Indoor Positioning Systems (IPS) are used to determine the position of mobile devices (smartphones) inside a closed space (a building), where GPS cannot be used. IPSs normally use wi-fi and GSM antennas as reference points instead of GPS satellites. They are also known as Indoor Navigation Systems.
This tag should be used to categorize questions regarding the techniques and tools used to determine the position of a mobile device inside a building, the libraries and tools used to perform such positioning, the techniques used to reach the required accuracy and so on.
Nowadays, most existing smartphones and mobile devices have a built-in GPS antenna and can determine their own geographic position with a quite good accuracy (usually less than 100 m).
Unfortunately, GPS systems require a clean view of the sky to contact GPS satellites and cannot be used in a closed space (a building).
For this reason, many others techniques have been developed to determine the position (location) os a mobile device inside a building. Almost all of these systems use some kind of beacons as reference points and calculate the mobile device position using a multilateration algorithm or a fingerprint one. The main difference is represented by the kind of reference beacon that is used.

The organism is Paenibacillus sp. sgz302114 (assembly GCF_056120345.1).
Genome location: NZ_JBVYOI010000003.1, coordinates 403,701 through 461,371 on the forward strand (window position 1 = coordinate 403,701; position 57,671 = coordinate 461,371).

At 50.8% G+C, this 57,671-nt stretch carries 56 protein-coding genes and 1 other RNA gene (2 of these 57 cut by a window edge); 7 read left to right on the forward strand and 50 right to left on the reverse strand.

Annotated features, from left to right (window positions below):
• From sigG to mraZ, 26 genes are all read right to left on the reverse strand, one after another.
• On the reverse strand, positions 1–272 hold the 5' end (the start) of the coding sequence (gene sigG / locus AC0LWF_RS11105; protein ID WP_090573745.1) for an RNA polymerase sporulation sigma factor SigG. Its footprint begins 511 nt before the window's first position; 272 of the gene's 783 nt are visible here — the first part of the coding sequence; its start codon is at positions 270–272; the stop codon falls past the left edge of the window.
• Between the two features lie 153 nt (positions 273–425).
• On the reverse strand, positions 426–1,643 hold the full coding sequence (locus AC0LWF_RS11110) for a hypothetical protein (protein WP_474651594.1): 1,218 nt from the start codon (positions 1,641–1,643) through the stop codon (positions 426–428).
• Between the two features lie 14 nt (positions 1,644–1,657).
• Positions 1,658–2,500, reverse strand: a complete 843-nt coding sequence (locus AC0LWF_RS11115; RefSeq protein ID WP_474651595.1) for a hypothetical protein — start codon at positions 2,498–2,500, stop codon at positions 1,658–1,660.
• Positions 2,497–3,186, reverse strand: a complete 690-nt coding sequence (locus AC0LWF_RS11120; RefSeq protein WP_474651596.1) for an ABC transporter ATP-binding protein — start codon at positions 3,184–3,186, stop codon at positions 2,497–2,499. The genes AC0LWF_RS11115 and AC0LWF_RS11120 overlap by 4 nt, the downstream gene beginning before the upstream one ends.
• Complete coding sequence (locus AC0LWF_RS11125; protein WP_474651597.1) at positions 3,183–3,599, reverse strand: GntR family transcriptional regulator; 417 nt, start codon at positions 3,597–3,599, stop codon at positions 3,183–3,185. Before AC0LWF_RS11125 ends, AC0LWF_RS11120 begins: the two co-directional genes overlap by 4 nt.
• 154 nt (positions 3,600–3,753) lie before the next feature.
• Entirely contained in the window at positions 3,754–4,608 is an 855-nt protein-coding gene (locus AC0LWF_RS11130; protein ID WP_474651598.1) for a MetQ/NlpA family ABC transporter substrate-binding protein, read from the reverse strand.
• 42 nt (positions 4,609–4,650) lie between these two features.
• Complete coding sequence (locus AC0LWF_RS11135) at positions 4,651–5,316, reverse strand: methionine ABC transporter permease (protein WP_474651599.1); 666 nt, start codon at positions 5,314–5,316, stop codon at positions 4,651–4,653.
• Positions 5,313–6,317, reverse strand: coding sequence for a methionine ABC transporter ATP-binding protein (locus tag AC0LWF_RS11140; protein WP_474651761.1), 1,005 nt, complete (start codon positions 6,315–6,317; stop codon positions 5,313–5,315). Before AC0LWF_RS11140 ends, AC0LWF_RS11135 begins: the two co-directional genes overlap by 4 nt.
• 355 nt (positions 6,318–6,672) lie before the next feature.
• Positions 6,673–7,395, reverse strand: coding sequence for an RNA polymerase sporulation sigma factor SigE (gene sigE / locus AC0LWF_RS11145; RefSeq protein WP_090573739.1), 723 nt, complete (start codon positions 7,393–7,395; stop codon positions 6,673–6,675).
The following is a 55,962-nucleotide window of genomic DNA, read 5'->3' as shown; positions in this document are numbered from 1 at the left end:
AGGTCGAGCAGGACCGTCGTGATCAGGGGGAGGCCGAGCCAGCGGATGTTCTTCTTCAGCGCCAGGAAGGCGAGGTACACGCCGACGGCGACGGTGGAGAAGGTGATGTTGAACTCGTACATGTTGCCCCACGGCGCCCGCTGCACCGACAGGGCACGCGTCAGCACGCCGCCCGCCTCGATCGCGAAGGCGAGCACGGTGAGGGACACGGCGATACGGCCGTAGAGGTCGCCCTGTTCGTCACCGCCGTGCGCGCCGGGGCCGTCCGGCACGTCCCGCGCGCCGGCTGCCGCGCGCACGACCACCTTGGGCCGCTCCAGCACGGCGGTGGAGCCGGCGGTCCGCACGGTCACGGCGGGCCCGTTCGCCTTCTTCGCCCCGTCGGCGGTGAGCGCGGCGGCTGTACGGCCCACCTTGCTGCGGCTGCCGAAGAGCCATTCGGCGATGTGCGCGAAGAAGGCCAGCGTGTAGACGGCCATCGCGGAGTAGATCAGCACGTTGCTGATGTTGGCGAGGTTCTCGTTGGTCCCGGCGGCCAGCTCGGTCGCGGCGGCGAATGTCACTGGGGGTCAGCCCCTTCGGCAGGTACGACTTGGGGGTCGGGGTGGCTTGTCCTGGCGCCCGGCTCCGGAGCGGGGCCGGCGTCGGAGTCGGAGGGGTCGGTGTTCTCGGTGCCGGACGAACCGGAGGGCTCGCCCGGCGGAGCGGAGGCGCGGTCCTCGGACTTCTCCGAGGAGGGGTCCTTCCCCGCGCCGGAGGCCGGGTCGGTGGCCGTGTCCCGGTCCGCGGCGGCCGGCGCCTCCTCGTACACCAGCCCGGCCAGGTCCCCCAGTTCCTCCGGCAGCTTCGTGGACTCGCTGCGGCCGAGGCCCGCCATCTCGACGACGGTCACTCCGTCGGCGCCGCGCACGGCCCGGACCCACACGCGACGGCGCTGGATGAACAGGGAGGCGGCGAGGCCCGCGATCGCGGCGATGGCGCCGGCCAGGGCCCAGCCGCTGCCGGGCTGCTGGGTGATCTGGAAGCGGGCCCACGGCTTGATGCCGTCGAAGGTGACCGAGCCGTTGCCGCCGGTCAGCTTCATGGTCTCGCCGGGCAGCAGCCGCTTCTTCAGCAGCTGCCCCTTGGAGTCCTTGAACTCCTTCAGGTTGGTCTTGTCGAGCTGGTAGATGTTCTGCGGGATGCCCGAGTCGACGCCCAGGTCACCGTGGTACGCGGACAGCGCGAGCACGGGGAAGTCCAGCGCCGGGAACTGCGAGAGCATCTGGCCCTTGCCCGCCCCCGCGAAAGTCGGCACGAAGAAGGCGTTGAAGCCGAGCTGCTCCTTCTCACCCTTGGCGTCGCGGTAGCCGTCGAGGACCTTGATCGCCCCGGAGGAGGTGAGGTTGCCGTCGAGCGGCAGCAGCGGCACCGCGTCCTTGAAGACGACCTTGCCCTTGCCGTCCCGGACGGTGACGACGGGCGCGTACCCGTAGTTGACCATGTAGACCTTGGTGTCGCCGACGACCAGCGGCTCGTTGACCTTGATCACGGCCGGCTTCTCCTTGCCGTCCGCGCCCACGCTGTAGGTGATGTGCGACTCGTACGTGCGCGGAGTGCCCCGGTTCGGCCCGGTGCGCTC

Most used reference points (beacons) are:
- wi-fi access points (wi-fi ADSL routers/modems)
- GSM/3G cell phone antennas (BTS or Node-b)
- Bluetooth dongles
These systems are mainly used to guide the user through the map of the building to a specific room or even to a specific shelf ("indoor navigation").
Since 2011 (Google Maps 6.0), a first kind of IPS is available with Google Maps. It is a hybrid system that uses both cell phone antennas and wi-fi access points as reference points. Microsoft (Bing) and other companies are following.
Other IPSs exist that use magnetometer (compass), accelerometer (inertial navigation) and other sensor or techniques to perform such indoor positioning and navigation.
Usually, precision (accuracy) is in these ranges:
- phone-cells-based systems: 1 to 2 Km
- wi-fi-based systems: 10 to 150 m (most often 40 to 150 m)
- Bluetooth-based: 4 to 10 m (room-level)
A few techniques can be used to improve accuracy, like map pathfinding (the same kind of pathfinding used in many 2D and 3D games) and inertial navigation (based on accelerometers).
Many existing systems use more than one sensor and more than one algorithm to perform positioning and should be classified as "hybrid IPS systems". A few of them use what it is known as "sensor fusion" technique. This term is used to refer to IPSs that integrate signals (and location-related information) that comes from different sensors (accelerometers plus wi-fi antenna plus others).